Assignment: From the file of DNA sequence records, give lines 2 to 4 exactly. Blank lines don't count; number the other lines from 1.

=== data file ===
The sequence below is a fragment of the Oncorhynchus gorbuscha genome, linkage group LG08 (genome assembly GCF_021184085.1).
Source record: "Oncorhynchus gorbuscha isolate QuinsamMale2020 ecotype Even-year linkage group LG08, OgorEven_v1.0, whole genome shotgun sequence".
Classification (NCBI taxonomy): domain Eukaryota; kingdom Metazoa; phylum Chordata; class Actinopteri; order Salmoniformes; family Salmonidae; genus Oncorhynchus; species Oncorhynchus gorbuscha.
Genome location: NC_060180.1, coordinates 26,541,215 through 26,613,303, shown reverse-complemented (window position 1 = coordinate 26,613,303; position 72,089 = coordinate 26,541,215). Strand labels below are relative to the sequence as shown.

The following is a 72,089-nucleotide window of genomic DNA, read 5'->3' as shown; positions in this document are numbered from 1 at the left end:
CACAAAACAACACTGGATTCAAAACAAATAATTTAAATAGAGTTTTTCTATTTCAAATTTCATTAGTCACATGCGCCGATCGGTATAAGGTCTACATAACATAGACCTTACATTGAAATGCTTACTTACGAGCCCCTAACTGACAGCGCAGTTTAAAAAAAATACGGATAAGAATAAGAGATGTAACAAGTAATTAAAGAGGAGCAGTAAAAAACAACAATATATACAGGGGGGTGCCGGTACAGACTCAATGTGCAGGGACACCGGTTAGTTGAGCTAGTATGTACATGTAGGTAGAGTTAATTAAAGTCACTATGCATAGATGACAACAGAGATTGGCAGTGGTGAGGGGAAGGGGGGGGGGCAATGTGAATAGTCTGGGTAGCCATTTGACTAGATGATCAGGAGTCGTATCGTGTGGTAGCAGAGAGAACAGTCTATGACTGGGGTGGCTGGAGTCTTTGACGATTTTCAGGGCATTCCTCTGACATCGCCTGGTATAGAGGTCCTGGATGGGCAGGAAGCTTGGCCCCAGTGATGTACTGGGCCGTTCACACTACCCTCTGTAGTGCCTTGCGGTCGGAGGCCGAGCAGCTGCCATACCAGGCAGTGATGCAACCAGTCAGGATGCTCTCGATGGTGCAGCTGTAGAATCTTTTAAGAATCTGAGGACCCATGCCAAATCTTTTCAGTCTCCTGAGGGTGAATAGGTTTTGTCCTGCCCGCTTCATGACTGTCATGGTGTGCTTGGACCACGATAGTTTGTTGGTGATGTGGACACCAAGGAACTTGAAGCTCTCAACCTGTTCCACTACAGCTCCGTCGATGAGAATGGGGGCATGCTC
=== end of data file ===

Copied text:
Source record: "Oncorhynchus gorbuscha isolate QuinsamMale2020 ecotype Even-year linkage group LG08, OgorEven_v1.0, whole genome shotgun sequence".
Classification (NCBI taxonomy): domain Eukaryota; kingdom Metazoa; phylum Chordata; class Actinopteri; order Salmoniformes; family Salmonidae; genus Oncorhynchus; species Oncorhynchus gorbuscha.
Genome location: NC_060180.1, coordinates 26,541,215 through 26,613,303, shown reverse-complemented (window position 1 = coordinate 26,613,303; position 72,089 = coordinate 26,541,215). Strand labels below are relative to the sequence as shown.